Side note: I got a Bamboo Spark drawing pad, which uploads what I draw up into the cloud. How cool is that? Check out my stellar art skillz, yo!



  1. Jennifer,
    Love your blog! I always say, “I make game day decisions because my condition is not always up for the game.”

    I hope you realize what a beacon of light you are! I appreciate you and your willingness to share.

    Take care. There are lots of us that care about you!

    Liked by 3 people

  2. This is such a timely and important post for me right now. I have been wanting a doggie and when I met him my enthusiasm was tempered by the thought that I wasn’t reliable enough to take care of him. But your insight has really helped me see that I AM reliable even if my postherpetic neuralgia makes my body unreliable at times. Thank you so much…Terrie

    Liked by 1 person

    • Hi Terrie — thank you so much for your lovely comment. You should absolutely get a doggie! I had that exact same thought the other day (and most days, because I also want one), and then I wonder if I’d be able to play with that doggie consistently. But then, I guess it would depend on the temperament and personality of the dog. A beagle would be way more energetic than a basset hound. I feel that you and I would gravitate toward chilled-out lap dogs who have the same energy level as we do! 🙂


      • Thanks Jen – that’s why the Universe brought the perfect dog into my life (i get him next weekend) – instead of getting a rescue dog that may come with all sorts of issues (understandably – they are, in some ways, like us…lol) and are young, a coworker just happened to mention that her brother had an 8 year old husky (that’s my breed) that he had to get rid of because of family and life circumstances. He’s beautiful, loving and MELLOW – just what we need,, huh. thanks for the encouragement. I am praying i can do him justice in his new home. Thank you for your blog. it is so important.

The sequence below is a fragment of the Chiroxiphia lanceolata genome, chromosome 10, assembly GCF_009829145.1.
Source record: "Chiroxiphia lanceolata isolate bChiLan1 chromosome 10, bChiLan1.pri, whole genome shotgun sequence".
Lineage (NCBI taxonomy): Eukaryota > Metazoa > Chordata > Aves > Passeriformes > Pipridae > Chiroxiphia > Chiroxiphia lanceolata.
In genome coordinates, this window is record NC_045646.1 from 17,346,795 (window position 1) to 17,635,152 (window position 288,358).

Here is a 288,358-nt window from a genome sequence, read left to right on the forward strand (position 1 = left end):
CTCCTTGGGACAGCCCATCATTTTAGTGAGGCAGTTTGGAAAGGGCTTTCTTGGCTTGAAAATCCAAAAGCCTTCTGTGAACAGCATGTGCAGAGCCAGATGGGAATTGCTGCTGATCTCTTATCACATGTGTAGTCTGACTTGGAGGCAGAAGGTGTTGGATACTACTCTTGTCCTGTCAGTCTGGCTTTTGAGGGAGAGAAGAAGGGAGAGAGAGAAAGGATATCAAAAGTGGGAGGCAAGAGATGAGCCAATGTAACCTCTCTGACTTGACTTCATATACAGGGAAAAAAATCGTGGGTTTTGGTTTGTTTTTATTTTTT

3. Do I ever understand this. I have friends who don’t even want to make plans with me now because they think I am flaky. I’m like, “You try going through what I have and be able to show up to everything at every time.” There is a reason I can’t work, and those people don’t seem to get it. I think I need to be in a wheelchair to be taken seriously.

    Liked by 2 people

    • Don’t you feel like every social interaction needs a disclaimer? “Hey, I’m not flaky, my BODY is flaky, yes, I appreciate that the distinction doesn’t matter to you, but it matters to me!” So far my friends have been remarkably understanding, but you’re right — definitely feel I need a visible placard or something to get acquaintances to understand!

      Liked by 1 person

  4. Josh,
    you are so right – if they can’t see blood or guts hanging out, then there’s “nothing wrong with you” – too bad we can’t show them what we’re really experiencing. Glad we have each other on these blogs.

    Liked by 1 person

    • I’m so glad! Let me know how it goes! Once you start realizing the sort of words you’re using toward yourself, you’re like, “Wow, I would never talk to anyone else this way.” The words we say to ourselves can be so mean! “God, I’m so lame for not going out tonight.” “I’m so flaky and unreliable.” “I’m a crappy friend.” “I’m a terrible wife and person because my husband has to take care of me.” Would I talk to my friend that way? Nope, so I’m not talking to myself that way, either! 🙂

      Liked by 1 person

  5. I couldn’t have said any of this better myself. I keep telling my husband that I want to work at something because I want to contribute, whether it is money or just feeling valued. My life coach has drilled into me that looking after me is my full-time job. I totally agree with that. I love what you said about the fact that it is your body, not you that fails. I need to adopt that frame of mind. I found you through the Chronic Illness Bloggers Network and I am glad I did. I belong as well.


  6. chronicmom says

    I love this! I’m always beating myself up for being unreliable, even though I know I have no control over whether or not my body cooperates. I’m going to remind myself in the future that it’s not me, my body is unreliable.

    Liked by 1 person

    • It’s so hard to split those things up when it’s like — on one level, you ARE your body, but on another level I’ve also come to find that what the mind thinks, the body reflects. And as such, WE are not unreliable. Just our bodies, every now and again. 🙂